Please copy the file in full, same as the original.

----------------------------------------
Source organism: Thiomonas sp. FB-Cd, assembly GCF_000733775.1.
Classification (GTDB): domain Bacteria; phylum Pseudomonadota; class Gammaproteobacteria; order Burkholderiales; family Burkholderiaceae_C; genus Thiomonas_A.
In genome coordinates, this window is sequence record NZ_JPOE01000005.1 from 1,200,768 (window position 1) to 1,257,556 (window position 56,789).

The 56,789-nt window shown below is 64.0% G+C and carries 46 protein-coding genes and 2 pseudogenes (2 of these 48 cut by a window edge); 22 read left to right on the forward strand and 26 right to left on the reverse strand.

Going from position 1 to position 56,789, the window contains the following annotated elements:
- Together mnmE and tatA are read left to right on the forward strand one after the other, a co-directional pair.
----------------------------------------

Source organism: Thiomonas sp. FB-Cd, assembly GCF_000733775.1.
Classification (GTDB): domain Bacteria; phylum Pseudomonadota; class Gammaproteobacteria; order Burkholderiales; family Burkholderiaceae_C; genus Thiomonas_A.
In genome coordinates, this window is sequence record NZ_JPOE01000005.1 from 1,200,768 (window position 1) to 1,257,556 (window position 56,789).

The 56,789-nt window shown below is 64.0% G+C and carries 46 protein-coding genes and 2 pseudogenes (2 of these 48 cut by a window edge); 22 read left to right on the forward strand and 26 right to left on the reverse strand.

Going from position 1 to position 56,789, the window contains the following annotated elements:
- Together mnmE and tatA are read left to right on the forward strand one after the other, a co-directional pair.